Bear Electives

The requirements for Bear Electives were revised in the 1998 edition of the Bear Cub Scout Book.

  1. SPACE
    1. Identify two constellations and the North Star.
    2. Make a pinhole planetarium and show three constellations.
    3. Visit a planetarium.
    4. Build a model of a rocket or space satellite.
    5. Read and talk about at least one man-made satellite and one natural one.
    6. Find a picture of another planet in our solar system. Explain how it is different from Earth.
    1. Learn how to read a thermometer. Put a thermometer outdoors and read it at the same time every day for 2 weeks. Keep a record of the weather for each day.
    2. Build a weather vane, record wind direction for 2 weeks at the same hour. Keep a record of the weather for each day.
    3. Make a rain gauge. Record rainfall for 2 weeks.
    4. Find out what a barometer is and how it works. Tell your den about it. Tell what "relative humidity" means.
    5. Learn to identify three different kinds of clouds. Estimate their height.
    6. Watch the weather forecast on television every day for 2 weeks. Describe three different symbols used on weather maps. Keep a record of how many times the weather forecast is correct.
  3. RADIO
    1. Build a crystal or diode radio. Check with your local craft or hobby shop or in the Boys' Life ads. It is all right to use a kit.
    2. Make and operate a battery powered radio following the directions with the kit.
    1. Wire a buzzer or doorbell.
    2. Make an electric buzzer game.
    3. Make a simple bar or horseshoe electromagnet.
    4. Use a simple electric motor.
    5. Make a crane with an electromagnetic lift.
  5. BOATS
    1. Help your dad or any other adult rig and sail a real boat.
    2. Help your dad or any other adult repair a real boat or canoe.
    3. Know storm warning flag signals.
    4. Help your dad or any other adult repair a boat dock.
    5. Know the rules of boat safety.
    6. With an adult, demonstrate forward strokes, turns, and backstrokes. Row a boat around a 100-yard course involving two turns.
    1. Identify five different kinds of aircraft in flight, if possible, or from models or photos.
    2. Ride in an airplane (commercial or private).
    3. Explain how a hot air balloon works.
    4. Build and fly a model airplane. (You can use a kit. Every time you do this differently, it counts as a completed project.)
    5. Sketch and label an airplane showing the direction of forces acting on it (lift, drag, and load).
    6. What are some of the things a helicopter can do that other kinds of airplanes can't? Make a list. Draw or cut out a picture of a helicopter and label the parts.
    7. Build and display a scale airplane model. You may use a kit or build it from plans.
    1. Make a scooter or a Cubmobile. Know safety rules.
    2. Make a windmill.
    3. Make a waterwheel.
    4. Make an invention of your own design that goes.
    1. Make and play a homemade musical instrument - cigarbox banjo, washtub bull fiddle, a drum or rhythm set, tambourine. etc.
    2. Learn to play two familiar tunes on an ocarina, a harmonica, or a tonette.
    3. Play in a den band using homemade or regular musical instruments. Play at a pack meeting.
    4. Play two tunes on any recognized band or orchestra instrument.
  9. ART
    1. Do an original art project and show it at a pack meeting. Every project you do counts as one requirement.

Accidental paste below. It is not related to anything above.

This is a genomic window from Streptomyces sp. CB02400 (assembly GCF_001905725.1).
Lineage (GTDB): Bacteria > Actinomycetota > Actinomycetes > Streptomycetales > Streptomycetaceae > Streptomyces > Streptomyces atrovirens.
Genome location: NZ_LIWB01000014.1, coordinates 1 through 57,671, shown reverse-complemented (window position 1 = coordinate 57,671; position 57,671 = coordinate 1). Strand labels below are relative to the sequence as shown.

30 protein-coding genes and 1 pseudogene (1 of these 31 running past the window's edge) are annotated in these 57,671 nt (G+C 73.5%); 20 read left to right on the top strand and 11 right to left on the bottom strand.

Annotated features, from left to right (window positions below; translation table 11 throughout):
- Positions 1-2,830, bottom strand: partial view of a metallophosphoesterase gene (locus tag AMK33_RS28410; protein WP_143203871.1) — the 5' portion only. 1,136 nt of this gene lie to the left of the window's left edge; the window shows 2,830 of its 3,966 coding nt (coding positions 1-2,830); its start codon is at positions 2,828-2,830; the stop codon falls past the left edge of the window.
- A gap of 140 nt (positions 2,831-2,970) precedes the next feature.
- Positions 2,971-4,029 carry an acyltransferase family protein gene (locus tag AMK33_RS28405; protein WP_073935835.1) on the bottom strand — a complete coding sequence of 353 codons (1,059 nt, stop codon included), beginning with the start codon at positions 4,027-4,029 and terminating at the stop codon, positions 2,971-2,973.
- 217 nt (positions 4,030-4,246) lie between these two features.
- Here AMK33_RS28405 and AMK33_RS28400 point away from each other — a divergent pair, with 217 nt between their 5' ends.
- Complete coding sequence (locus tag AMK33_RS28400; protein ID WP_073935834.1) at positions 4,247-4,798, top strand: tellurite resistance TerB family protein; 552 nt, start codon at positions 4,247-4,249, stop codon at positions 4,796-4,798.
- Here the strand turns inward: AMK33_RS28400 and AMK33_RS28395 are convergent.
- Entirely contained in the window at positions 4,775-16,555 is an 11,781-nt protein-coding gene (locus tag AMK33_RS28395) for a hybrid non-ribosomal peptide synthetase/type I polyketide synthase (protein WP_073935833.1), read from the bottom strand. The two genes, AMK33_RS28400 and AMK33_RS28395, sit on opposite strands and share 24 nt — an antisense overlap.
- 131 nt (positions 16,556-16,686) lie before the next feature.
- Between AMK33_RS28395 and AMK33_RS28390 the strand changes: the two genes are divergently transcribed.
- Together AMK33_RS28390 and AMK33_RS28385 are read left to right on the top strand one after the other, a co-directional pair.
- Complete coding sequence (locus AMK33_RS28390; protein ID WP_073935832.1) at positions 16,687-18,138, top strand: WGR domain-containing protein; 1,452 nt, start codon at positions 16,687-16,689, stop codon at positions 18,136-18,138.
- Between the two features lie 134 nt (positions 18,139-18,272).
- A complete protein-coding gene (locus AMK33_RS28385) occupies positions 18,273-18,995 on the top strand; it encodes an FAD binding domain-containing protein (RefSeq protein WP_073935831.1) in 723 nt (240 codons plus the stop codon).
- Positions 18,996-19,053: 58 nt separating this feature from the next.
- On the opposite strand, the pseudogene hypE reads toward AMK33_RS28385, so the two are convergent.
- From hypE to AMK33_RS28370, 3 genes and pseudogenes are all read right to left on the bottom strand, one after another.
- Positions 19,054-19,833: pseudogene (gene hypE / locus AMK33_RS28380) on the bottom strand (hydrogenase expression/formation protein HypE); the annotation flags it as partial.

2. Visit an art museum or picture gallery with your den or family.
  10. MASKS
    1. Make a simple papier-mache mask.
    2. Make an animal mask.
    3. Make an American Indian mask.
    4. Make a clown mask.
    1. Practice holding a camera still in one position. Learn to push the shutter button without moving the camera. Do this without film in the camera until you have learned how. Look through the viewfinder and see what your picture will look like. Make sure that everything you want in your picture is in the frame of your viewfinder.
    2. Take five pictures of the same subject in different kinds of light.
      1. Subject in direct sun with direct light.
      2. Subject in direct sun with side light.
      3. Subject in direct sun with back light.
      4. On a sunny day, subject in shade.
      5. Cloudy day.
    3. Put your pictures to use.
      1. Mount a picture on cardboard for display.
      2. Mount on cardboard and give it to a friend.
      3. Make three pictures that show how something happened (tell a story) and write one sentence explanation for each.
    4. Make a picture in your house.
      1. With available light.
      2. Using a flash attachment or photo flood.
    1. Make shadow prints or blueprints of three kinds of leaves.
    2. Make a display of eight different animal tracks with an eraser print.
    3. Collect, press, and label 10 kinds of leaves.
    4. Collect, mount, and label 10 kinds of insects.
    5. Collect eight kinds of plant seeds and label.
    6. Collect, mount, and label 10 kinds of rocks or minerals.
    7. Collect, mount, and label five kinds of shells.
    8. Make a spider web print; mount and display it.
  13. MAGIC
    1. Learn and show three magic tricks.
    2. With your den, put on a magic show for your pack.
    3. Learn and show four puzzles.
    4. Learn and show three rope tricks.
    1. Help your parents take care of your lawn or help take care of the lawn of a public building, school, or church. Seed bare spots. Get rid of weeds. Pick up litter. Agree ahead of time on what you will do.
    2. Make a sketch of a landscape plan for the area right around your house or for an apartment building. Talk it over with your parents or den leader. Show what trees, shrubs and flowers you could plant to make the area look better.
    3. Take part in a project with your family, den, or pack to make your neighborhood or community more beautiful. These might be cleanup parties, painting, planting, cleaning and painting trash barrels, and removing ragweed. (Each time you do this differently, it counts as a completed project.)